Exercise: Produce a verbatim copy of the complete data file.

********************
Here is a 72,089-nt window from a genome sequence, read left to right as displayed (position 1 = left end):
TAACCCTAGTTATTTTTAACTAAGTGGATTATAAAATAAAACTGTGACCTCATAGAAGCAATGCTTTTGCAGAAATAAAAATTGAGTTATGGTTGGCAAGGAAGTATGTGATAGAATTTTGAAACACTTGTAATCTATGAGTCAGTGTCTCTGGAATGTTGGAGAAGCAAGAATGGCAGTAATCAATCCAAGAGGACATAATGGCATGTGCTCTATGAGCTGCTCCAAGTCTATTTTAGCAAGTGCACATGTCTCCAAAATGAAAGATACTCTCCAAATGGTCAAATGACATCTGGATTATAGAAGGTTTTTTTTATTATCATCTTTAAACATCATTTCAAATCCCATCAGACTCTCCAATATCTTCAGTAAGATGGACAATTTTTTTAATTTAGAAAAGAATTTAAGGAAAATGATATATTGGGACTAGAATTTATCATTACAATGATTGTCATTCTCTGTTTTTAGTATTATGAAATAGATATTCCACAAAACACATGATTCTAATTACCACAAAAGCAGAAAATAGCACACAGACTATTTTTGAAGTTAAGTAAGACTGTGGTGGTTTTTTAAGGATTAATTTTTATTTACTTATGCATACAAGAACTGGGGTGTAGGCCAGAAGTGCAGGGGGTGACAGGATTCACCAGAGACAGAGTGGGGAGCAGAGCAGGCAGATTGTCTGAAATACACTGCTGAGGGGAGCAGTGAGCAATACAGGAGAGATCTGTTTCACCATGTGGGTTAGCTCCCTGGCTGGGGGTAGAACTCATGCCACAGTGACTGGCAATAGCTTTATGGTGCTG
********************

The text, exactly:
Here is a 72,089-nt window from a genome sequence, read left to right as displayed (position 1 = left end):
TAACCCTAGTTATTTTTAACTAAGTGGATTATAAAATAAAACTGTGACCTCATAGAAGCAATGCTTTTGCAGAAATAAAAATTGAGTTATGGTTGGCAAGGAAGTATGTGATAGAATTTTGAAACACTTGTAATCTATGAGTCAGTGTCTCTGGAATGTTGGAGAAGCAAGAATGGCAGTAATCAATCCAAGAGGACATAATGGCATGTGCTCTATGAGCTGCTCCAAGTCTATTTTAGCAAGTGCACATGTCTCCAAAATGAAAGATACTCTCCAAATGGTCAAATGACATCTGGATTATAGAAGGTTTTTTTTATTATCATCTTTAAACATCATTTCAAATCCCATCAGACTCTCCAATATCTTCAGTAAGATGGACAATTTTTTTAATTTAGAAAAGAATTTAAGGAAAATGATATATTGGGACTAGAATTTATCATTACAATGATTGTCATTCTCTGTTTTTAGTATTATGAAATAGATATTCCACAAAACACATGATTCTAATTACCACAAAAGCAGAAAATAGCACACAGACTATTTTTGAAGTTAAGTAAGACTGTGGTGGTTTTTTAAGGATTAATTTTTATTTACTTATGCATACAAGAACTGGGGTGTAGGCCAGAAGTGCAGGGGGTGACAGGATTCACCAGAGACAGAGTGGGGAGCAGAGCAGGCAGATTGTCTGAAATACACTGCTGAGGGGAGCAGTGAGCAATACAGGAGAGATCTGTTTCACCATGTGGGTTAGCTCCCTGGCTGGGGGTAGAACTCATGCCACAGTGACTGGCAATAGCTTTATGGTGCTG